Last night Prime Minister Boris Johnson announced that 'support bubbles' were being introduced in England - a further easing of the lockdown restrictions.
He announced that from Saturday, single adults can join up with one other household to create a lockdown ‘support bubble’.
The support bubble differs ever so slightly from a ‘social bubble‘, in that the support bubble is still quite limited – and its main purpose is to tackle some social issues that have arisen from lockdown, rather than simply to allow people to be reunited again.
The move has been introduced by the government in order to try and tackle loneliness, and other issues such as childcare problems, caused by the coronavirus pandemic.
Boris Johnson’s announcement follows a range of other lockdown easing measures in the UK – including the upcoming reopening of zoos, the recent reopening of dentist surgeries, and the news that caravan parks are also planning to reopen later this summer, after a long ten weeks of lockdown.
So how exactly does it all work and what is the support bubble?
What is the support bubble and how does it work?
The PM explained that the new support bubble rules apply to adults living alone, in a single household, and single parents, with children under the age of 18.
They will now be able to form a ‘bubble’ with one other household, for emotional and physical support, without having to maintain social distancing rules.
He said, “All those in a support bubble will be able to act as if they live in the same household, meaning they can spend time together inside each others’ homes and do not need to stay two metres apart.”
This means that if you are a single person you will not have to wear a mask whilst at your support bubble household, can visit them indoors, and can stay overnight too. You can also kiss, hug and touch.
However, Boris Johnson explained that if you are a single adult who can benefit from the new rules, you should now treat the other household as your own, too, and stressed that you cannot connect with multiple households.
The PM stated, “I want to stress that support bubbles must be exclusive, meaning you can’t switch the household you are in a bubble with or connect with multiple households. And if any member of the support bubble develops symptoms, all members of the bubble will need to follow the normal advice on household isolation.”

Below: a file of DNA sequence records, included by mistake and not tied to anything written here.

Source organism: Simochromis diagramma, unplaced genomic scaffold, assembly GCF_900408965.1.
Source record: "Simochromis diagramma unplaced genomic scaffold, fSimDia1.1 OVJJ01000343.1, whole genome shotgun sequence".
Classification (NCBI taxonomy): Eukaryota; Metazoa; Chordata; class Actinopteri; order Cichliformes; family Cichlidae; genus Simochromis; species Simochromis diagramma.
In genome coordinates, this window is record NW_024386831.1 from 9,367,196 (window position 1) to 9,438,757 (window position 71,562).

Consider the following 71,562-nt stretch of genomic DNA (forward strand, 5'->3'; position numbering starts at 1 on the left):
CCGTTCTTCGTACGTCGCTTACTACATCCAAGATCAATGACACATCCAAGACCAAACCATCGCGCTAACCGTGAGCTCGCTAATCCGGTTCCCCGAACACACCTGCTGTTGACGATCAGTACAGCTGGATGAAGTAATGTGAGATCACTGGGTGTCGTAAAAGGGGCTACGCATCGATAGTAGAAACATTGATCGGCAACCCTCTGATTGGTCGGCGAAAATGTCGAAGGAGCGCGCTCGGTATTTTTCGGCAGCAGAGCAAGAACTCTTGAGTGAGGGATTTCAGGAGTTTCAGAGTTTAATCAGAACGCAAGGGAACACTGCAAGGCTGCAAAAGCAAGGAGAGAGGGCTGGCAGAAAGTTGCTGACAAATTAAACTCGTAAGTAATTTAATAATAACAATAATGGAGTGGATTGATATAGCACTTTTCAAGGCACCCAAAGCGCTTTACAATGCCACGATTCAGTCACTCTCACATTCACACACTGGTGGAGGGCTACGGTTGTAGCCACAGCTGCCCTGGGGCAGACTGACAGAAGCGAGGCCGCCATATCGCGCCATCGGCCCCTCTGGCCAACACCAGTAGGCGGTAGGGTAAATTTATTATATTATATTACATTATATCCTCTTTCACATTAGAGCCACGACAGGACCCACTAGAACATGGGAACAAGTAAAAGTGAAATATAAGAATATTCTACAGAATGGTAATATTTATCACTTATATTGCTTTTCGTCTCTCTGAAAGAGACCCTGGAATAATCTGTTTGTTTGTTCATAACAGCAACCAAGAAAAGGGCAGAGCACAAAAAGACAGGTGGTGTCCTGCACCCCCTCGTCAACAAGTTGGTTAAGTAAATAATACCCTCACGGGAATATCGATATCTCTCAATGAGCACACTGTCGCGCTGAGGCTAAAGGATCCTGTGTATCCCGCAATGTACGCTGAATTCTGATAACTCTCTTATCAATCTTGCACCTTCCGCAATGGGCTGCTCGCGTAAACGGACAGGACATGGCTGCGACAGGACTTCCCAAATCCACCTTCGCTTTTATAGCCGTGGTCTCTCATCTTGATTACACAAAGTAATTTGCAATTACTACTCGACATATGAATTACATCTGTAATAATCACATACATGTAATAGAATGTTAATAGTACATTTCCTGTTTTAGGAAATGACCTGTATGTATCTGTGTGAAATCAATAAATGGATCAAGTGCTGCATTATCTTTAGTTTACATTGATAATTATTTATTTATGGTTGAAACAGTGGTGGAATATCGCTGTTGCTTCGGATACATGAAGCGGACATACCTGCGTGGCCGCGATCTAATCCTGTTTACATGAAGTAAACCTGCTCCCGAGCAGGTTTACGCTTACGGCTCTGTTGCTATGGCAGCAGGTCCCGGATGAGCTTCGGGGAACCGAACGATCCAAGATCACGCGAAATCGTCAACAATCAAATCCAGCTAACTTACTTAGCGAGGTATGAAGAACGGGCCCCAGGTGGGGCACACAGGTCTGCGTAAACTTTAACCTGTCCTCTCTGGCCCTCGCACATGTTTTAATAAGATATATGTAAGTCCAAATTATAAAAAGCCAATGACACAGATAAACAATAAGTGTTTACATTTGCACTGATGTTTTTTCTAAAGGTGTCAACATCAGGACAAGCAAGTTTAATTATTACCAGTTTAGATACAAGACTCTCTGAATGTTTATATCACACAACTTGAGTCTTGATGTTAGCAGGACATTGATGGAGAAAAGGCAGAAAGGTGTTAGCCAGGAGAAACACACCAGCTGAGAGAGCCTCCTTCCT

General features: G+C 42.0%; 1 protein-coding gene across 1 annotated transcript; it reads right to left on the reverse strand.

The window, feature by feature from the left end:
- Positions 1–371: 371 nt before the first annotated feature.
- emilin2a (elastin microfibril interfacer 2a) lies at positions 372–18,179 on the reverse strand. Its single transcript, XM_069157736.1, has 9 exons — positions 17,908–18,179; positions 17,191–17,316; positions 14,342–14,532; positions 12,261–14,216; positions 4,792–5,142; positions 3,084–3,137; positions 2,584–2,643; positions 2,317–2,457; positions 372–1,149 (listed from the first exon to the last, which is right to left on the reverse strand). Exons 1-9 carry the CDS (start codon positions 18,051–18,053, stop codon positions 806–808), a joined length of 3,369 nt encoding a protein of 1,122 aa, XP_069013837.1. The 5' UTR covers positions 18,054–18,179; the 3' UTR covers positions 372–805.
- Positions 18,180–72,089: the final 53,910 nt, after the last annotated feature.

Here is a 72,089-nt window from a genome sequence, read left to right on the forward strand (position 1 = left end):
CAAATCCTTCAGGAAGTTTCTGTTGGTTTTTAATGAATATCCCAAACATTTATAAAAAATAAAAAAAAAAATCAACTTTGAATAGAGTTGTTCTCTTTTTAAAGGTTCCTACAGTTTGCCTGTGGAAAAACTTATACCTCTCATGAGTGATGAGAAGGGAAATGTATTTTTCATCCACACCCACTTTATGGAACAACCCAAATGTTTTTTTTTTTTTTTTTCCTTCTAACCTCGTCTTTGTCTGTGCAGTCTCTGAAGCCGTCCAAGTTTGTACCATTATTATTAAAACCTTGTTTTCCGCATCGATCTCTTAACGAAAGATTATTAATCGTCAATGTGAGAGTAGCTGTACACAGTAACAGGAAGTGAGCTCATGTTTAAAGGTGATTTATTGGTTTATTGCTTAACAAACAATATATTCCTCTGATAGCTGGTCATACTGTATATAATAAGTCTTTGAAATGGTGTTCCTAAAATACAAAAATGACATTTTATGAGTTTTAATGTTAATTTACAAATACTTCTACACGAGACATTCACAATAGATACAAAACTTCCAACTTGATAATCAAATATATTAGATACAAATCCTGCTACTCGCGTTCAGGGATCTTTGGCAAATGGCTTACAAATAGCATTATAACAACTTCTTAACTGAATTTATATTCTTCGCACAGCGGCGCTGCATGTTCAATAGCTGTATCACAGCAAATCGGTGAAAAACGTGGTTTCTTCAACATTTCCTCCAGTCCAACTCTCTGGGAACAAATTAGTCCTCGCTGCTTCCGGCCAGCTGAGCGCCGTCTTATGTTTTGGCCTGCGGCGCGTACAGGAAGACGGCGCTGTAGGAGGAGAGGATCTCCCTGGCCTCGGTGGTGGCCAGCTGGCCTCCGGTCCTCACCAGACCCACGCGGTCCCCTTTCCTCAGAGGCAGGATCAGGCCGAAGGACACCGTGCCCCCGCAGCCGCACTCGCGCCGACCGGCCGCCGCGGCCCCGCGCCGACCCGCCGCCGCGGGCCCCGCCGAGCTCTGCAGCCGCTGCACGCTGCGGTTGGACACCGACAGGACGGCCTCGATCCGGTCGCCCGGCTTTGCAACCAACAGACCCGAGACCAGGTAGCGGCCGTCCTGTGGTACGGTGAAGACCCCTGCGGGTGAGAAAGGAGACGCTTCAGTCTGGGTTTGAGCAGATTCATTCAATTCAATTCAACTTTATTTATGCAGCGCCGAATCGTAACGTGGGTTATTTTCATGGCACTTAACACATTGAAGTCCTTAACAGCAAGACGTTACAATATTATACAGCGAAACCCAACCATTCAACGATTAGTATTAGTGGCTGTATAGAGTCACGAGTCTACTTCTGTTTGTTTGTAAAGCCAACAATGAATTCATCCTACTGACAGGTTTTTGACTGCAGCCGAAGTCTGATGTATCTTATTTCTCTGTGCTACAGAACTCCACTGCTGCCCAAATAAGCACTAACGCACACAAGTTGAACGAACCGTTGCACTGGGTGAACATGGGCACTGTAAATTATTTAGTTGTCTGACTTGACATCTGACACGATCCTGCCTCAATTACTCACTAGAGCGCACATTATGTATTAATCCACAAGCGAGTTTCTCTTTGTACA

It means that you cannot switch the household with which you form a bubble – if you are a single adult who lives alone, you must pick wisely to ensure that you are happy seeing the same household regularly.
The idea is that by expanding your social bubble ever so slightly and still with restrictions, that it will be easier to track the spread of any new infections, and reduce the risk of spreading the virus.
Who do the new lockdown support bubble apply to?
During the briefing, No. 10 explained to the public who this new easing might apply to.
They revealed that it can include:
- two single people who live alone and want to meet up inside the home – e.g two friends
- a couple who do not normally live together – but only if they normally live alone
- a grandparent normally lives alone can now visit another household – but only one
- single parents (with children under 18) can now form a bubble with another household, which can help with childcare
The new rules however mean that grandparents who don’t live alone (e.g a couple) cannot see grandchildren or other family members, and it also means that single people in shared houses can still not go and see family.
However, the PM did explain that if you live alone, but your partner (boyfriend or girlfriend), has a flatmate, for example, you can form a bubble with that residence. But, the flatmate cannot then form their own bubble with another household.
Couples who already live together can also not form a bubble with another household under the new rules, nor can a family living together join with another family household.
The new rules are following in the footsteps of New Zealand, who introduced a similar support bubble earlier in their fight against the coronavirus.